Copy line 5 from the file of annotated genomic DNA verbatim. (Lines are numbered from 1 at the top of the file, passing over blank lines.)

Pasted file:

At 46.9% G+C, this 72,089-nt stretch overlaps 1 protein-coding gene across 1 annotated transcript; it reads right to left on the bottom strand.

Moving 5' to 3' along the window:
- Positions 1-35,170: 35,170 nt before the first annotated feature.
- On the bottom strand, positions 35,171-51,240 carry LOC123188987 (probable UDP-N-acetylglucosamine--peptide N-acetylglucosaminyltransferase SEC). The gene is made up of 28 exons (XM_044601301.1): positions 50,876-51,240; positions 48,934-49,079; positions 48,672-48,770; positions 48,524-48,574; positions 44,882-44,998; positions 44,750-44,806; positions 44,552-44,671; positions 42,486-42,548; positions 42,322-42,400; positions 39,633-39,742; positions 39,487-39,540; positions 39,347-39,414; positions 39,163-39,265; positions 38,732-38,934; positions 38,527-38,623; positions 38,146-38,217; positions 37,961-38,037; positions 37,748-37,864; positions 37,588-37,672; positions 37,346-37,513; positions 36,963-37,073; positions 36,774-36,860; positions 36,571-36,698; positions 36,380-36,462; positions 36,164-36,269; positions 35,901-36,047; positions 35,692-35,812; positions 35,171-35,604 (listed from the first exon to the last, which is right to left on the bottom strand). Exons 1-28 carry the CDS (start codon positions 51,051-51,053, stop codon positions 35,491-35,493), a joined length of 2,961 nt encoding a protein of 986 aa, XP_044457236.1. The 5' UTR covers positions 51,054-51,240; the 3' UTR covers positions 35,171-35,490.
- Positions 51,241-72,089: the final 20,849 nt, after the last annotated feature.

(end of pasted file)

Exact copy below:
- Positions 51,241-72,089: the final 20,849 nt, after the last annotated feature.